A US Treasury Department-led committee has made Broadcom's proposed $117 billion acquisition of Qualcomm even more unlikely, calling for a full investigation into the unsolicited bid this week.
The Committee on Foreign Investment in the US (CFIUS) said in a letter, cited by the New York Times, that it believes that Broadcom's bid "could pose a risk to the national security of the United States." This is because CFIUS says that the acquisition by Singapore-based Broadcom Corp. (Nasdaq: BRCM) could weaken Qualcomm Inc. (Nasdaq: QCOM)'s ability to maintain its "leading position" in setting the 5G standard and "leave an opening" for China to influence 5G, which could threaten the integrity of US communications infrastructure, CFIUS argues.
CFIUS plans to further assess the proposed acquisition to evaluate the potential security threat. It initially told Qualcomm to delay its Tuesday March 6 shareholders meeting by 30 days for this process. (See Qualcomm Postpones Crucial Meeting on CFIUS Review.)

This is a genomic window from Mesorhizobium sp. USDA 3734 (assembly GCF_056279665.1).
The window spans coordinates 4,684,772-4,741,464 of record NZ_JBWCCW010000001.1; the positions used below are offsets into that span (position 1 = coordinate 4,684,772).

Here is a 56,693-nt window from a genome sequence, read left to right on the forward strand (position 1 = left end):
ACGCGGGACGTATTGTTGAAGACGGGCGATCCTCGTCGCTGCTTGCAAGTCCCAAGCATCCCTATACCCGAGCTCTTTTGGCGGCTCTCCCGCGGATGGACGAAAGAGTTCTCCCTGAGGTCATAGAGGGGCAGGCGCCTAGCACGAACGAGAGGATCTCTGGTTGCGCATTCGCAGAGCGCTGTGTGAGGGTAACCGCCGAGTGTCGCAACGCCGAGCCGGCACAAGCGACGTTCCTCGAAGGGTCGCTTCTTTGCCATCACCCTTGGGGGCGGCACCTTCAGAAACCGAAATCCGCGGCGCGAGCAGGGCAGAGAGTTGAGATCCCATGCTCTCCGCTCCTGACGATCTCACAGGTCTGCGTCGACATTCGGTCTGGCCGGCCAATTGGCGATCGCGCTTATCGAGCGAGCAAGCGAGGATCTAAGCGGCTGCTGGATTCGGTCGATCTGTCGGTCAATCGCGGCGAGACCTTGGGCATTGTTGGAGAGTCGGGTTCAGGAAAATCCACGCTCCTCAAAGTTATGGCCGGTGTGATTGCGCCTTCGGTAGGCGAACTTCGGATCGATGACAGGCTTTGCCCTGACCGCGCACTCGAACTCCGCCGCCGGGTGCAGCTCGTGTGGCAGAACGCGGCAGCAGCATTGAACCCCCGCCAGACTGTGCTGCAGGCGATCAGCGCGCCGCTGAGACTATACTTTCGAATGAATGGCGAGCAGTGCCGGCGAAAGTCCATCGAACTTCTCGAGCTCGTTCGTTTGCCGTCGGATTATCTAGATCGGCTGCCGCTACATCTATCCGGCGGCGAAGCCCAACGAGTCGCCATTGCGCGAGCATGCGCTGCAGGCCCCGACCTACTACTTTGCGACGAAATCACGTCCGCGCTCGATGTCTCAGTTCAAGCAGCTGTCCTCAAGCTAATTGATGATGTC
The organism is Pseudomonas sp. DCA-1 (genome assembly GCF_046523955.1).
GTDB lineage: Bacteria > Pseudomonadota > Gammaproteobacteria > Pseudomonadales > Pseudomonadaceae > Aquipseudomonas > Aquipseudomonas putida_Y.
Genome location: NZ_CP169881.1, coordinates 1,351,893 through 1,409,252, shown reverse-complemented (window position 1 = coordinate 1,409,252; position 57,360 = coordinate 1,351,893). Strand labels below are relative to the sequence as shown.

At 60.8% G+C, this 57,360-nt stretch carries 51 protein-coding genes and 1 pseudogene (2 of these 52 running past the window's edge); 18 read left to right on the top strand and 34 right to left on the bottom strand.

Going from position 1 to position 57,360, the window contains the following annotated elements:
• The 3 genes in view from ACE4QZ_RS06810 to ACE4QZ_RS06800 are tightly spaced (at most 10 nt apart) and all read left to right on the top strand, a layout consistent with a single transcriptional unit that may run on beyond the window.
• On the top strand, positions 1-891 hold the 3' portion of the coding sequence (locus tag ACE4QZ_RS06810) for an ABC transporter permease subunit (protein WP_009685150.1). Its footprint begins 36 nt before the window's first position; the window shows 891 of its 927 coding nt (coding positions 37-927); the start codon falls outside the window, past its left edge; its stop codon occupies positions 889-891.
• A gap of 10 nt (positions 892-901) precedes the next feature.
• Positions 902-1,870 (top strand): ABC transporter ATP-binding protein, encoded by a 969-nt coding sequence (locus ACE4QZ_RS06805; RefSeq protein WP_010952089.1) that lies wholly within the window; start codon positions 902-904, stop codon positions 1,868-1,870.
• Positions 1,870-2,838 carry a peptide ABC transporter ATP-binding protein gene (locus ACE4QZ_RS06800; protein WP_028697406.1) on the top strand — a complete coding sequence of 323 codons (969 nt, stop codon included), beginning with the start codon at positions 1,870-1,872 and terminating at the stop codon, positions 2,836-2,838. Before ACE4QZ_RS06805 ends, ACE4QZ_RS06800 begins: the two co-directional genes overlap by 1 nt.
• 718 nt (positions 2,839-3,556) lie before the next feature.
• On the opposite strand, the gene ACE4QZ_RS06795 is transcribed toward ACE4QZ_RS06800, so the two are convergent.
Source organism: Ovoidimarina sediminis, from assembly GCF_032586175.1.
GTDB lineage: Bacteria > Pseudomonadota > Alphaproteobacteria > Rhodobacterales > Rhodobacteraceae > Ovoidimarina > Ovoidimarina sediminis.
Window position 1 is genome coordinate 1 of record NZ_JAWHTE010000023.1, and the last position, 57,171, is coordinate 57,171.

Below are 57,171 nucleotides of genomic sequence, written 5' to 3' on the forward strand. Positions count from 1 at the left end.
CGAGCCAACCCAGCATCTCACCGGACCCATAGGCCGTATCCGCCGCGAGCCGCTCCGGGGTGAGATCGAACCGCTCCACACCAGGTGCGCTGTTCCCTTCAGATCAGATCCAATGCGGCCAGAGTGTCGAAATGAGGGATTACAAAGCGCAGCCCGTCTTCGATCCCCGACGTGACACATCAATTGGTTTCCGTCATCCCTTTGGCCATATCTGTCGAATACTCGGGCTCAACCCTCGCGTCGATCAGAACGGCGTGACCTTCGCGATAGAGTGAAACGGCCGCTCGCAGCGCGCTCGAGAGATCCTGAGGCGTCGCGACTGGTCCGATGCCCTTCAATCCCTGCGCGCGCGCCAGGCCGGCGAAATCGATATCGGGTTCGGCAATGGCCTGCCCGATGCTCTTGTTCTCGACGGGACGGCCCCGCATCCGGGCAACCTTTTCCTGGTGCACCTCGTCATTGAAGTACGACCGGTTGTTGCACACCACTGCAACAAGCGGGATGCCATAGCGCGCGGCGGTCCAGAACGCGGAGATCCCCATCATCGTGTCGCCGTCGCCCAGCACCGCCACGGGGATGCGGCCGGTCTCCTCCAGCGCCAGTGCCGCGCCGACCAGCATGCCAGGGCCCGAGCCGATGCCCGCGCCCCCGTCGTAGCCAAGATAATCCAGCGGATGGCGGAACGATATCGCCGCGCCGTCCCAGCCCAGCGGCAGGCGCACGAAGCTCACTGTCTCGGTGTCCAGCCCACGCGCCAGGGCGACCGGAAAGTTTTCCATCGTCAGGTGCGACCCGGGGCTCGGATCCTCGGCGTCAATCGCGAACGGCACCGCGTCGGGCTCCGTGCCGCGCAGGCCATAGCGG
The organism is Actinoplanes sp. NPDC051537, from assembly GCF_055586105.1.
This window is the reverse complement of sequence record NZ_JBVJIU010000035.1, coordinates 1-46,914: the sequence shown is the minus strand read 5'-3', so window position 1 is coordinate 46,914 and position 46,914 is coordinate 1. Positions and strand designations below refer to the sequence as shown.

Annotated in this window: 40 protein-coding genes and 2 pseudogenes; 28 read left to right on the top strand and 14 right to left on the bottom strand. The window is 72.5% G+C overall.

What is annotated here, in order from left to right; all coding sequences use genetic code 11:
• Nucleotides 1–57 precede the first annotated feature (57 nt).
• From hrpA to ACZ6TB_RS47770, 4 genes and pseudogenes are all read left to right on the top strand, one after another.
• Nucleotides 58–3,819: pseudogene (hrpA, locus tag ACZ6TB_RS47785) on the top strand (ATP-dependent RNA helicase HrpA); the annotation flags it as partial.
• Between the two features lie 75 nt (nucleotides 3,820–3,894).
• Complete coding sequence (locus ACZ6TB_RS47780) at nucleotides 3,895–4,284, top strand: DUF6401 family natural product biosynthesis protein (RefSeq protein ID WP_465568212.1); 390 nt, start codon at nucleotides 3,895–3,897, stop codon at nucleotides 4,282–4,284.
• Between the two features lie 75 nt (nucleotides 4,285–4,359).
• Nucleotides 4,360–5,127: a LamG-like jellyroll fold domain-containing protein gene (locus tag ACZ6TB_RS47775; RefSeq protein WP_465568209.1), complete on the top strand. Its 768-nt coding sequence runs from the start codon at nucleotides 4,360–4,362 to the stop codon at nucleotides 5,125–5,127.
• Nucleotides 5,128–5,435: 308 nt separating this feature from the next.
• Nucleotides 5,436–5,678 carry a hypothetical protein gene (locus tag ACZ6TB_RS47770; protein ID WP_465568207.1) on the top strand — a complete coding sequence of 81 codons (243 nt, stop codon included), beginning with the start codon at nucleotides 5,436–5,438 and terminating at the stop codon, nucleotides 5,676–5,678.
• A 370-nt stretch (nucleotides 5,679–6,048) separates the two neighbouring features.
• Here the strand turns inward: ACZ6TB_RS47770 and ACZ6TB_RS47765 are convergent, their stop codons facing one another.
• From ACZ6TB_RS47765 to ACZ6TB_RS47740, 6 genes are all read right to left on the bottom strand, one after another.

In the response, Broadcom pledged on Wednesday to maintain Qualcomm's R&D spending on 5G, and to create a new $1.5 billion fund to train and educate the next generation of engineers in the US.
"Broadcom is in every important respect an American company, with a lineage of great American technology icons like Hewlett-Packard, AT&T, Broadcom Corp., and Brocade Communications Systems, Inc," the company said in a statement. "We are now in the final stages of redomiciling to the United States, and that process will be complete no later than May 6, 2018."
— Dan Jones, Mobile Editor, Light Reading